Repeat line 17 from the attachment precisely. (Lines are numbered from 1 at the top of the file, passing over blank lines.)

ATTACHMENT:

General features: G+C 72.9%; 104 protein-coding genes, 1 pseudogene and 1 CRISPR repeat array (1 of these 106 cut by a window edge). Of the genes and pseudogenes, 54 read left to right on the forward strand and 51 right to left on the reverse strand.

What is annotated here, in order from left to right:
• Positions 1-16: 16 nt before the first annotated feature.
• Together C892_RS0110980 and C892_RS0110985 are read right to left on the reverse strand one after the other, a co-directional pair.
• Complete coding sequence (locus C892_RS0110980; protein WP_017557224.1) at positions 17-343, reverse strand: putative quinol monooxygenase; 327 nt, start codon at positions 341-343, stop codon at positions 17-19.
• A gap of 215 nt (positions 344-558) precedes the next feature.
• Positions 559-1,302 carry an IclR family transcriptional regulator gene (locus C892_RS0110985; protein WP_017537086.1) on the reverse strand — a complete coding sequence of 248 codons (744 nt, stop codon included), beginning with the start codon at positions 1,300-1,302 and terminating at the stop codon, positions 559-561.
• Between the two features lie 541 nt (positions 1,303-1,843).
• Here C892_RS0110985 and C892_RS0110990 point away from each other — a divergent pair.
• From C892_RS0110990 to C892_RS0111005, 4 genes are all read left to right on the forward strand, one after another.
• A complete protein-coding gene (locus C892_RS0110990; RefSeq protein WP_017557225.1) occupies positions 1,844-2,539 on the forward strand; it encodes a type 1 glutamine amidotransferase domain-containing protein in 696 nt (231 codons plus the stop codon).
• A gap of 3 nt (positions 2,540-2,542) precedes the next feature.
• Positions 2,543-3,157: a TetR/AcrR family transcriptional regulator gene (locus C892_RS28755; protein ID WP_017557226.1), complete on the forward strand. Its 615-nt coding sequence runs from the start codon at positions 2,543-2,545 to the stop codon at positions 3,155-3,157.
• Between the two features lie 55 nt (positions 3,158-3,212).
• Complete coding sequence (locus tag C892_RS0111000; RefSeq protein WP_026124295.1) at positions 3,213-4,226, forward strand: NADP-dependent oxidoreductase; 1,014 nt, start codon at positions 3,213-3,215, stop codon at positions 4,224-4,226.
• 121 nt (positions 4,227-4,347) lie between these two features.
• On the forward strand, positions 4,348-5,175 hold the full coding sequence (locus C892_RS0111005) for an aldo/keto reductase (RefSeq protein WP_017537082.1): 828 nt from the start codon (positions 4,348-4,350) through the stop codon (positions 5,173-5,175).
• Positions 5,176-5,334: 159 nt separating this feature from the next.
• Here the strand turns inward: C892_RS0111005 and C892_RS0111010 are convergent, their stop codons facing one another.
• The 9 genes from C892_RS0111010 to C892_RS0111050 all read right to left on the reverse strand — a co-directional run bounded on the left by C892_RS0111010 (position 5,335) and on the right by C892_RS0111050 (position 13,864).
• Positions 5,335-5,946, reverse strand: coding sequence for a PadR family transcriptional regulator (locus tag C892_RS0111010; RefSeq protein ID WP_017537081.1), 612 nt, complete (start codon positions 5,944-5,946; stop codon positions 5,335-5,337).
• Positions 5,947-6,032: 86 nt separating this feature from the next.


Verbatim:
• On the forward strand, positions 4,348-5,175 hold the full coding sequence (locus C892_RS0111005) for an aldo/keto reductase (RefSeq protein WP_017537082.1): 828 nt from the start codon (positions 4,348-4,350) through the stop codon (positions 5,173-5,175).